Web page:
Suzuki SV650 Riders Forum banner
1 - 9 of 9 Posts

·
Registered
Joined
·
394 Posts
Discussion Starter · #1 ·
I bought a 2007 Maroon SVS new in June 2007. I was there to get a GSXR 600, but the insurance was going to be absolutely rediculous so I settled for the SV. I did not know much about it at the time, but I have since come to love it and am very glad that I bought it. This is the first picture I took. It was about a month after I bought it. A buddy upgraded the exhaust on his GSXR and gave me the Yoshimura RS3 system he took off. I cut it off right after the mount and had a muffler shop weld it on for me.



I had an unfortunate lowside in early fall of the same year. I was in a big group of rockets and was one of the front runners. I have always been fairly aggressive. We came up on a sharp left hand turn and the guy in front of me on a GSXR 600 got on his brakes really hard really fast. I did not have much time so I went high in the corner to avoid him but still be able to make it around. Well, the gravel was over the edge of the road a little and I lost the front because of it. The bike slid sideways into the ditch and hit on a telephone pole that had yet to be installed which was SO lucky. Stopped the bike dead with little damage. I, on the other hand, flipped and slid for 20 or 25 yards down the edge of the road. Had to pick gravel out of my arms and back, but I was not hurt. Broke the shifter, cracked upper fairing, and had scratches and scrapes down the whole left side of the bike.

Some scratches on the tail.


Scratches and deep chips on the tank.


Scratches and dents in the upper fairing and on left headlight.


Crack in the top of the upper fairing.
 

·
Registered
Joined
·
394 Posts
Discussion Starter · #2 · (Edited)
I did not fix the paint and body damage for almost a year and a half, this past winter. It was not THAT bad and I did not have the money to have a body shop do it for me. So, I got some flush mount front blinkers, made a fender eliminator, got some small rear blinkers, painted the windscreen black, and removed all the factory decals and stickers.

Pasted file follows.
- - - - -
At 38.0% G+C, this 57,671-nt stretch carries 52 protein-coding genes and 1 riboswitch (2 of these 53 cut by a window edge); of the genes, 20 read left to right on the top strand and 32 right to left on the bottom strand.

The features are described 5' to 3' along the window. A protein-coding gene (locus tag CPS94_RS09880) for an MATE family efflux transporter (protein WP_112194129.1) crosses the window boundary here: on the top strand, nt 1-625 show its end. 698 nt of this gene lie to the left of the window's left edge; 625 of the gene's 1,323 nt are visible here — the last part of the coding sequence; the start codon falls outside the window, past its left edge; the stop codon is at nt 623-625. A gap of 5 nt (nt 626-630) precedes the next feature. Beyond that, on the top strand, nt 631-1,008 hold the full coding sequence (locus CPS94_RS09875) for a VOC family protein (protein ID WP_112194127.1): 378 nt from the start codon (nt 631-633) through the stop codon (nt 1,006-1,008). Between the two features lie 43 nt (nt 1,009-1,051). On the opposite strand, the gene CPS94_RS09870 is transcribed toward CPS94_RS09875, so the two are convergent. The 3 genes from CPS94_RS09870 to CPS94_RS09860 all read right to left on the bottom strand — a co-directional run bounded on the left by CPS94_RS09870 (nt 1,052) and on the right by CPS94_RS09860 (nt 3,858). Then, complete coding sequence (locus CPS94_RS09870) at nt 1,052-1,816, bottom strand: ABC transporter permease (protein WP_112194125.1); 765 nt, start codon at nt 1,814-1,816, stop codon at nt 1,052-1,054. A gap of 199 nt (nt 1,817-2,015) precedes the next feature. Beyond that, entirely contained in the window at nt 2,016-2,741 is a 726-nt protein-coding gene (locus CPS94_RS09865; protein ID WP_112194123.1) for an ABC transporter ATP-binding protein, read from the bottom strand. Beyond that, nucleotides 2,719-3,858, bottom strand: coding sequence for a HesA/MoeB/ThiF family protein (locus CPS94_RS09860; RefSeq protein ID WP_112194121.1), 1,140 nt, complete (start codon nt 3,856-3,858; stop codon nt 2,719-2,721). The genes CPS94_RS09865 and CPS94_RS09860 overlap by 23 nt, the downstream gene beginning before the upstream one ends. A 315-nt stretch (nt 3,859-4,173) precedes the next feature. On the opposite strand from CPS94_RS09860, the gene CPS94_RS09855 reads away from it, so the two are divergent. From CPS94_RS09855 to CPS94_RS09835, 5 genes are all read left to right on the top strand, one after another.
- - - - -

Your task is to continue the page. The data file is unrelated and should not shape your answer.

This past winter I decided I had enough of the scratches. I dove in head first and tackled painting the whole bike myself. I did what most would probably consider to be the wrong thing....I used rattle can paint. I took off all the parts, sanded, bondo'd and fiberglassed as needed, sanded, primered, painted, and then cleared with several coats. It only took a couple afternoons to finish. I used grey automotive primer, Krylon Satin Black, and Satin Clear engine enamel. It turned out great! The engine enamel as clear was for its gas resistant properties. I have gotten a few drops of gas on the tank and absolutely no eating into the paint at all. There are a few tiny chips here and there from bugs and rocks while riding over the summer. The finish is not "perfect" and has a texture to it. I was going for a hammered look to help hide some of the imperfections and it came out exactly that. I also love satin black vehicles, so there is little shine to the fnish, but that is what I was going for.

Broken down.


Finished tail. No more deep scratches.


Finished upper fairing. You can barely tell the way any damage at all on the tank, the dents down the side of the fairing, and the big crack on top.




Finished over all. There are a few small traces of scratches that were really deep, and the headlight is still scratched. Overall I am completely happy with it. I have about $40 in it total!



I have done a few mods to the bike as well before and after I painted it. Most notable is I added a 2005 GSXR 600 steering damper to eliminate head shake. It had some bad spots in the action when I got it, but I flushed out the oil and added the 15w fork oil I had left from draining and refilling the forks to it and worked all the air out. Worked like a charm and I love it! I made some custom brackets to mount it with. I used a piece of flat steel that I cut, bent, drilled and painted black for the upper mount and a piece of aluminum for the fork mount. I will post some pics when I can. I removed the fork tubes and hung them to drain them when I changed to 15w fork oil. I did it right to eliminate any problems taking short cuts would cause. Got rid of the front end diving and really shiffened it up quite a bit. I am mostly satisfied but am wanting some traxxion top adjustable emulators.

Mods as of September 2009:

2005 GSXR 600 steering damper
R6 throttle tube
Yoshi RS3 muffler
aTRE by Steve
PAIR mod
TPS adjustment
De-snorkled
15w front fork oil
Flush mount front blinkers
Custom plate mount
Small rear blinkers
Black windscreen
Whole bike painted satin black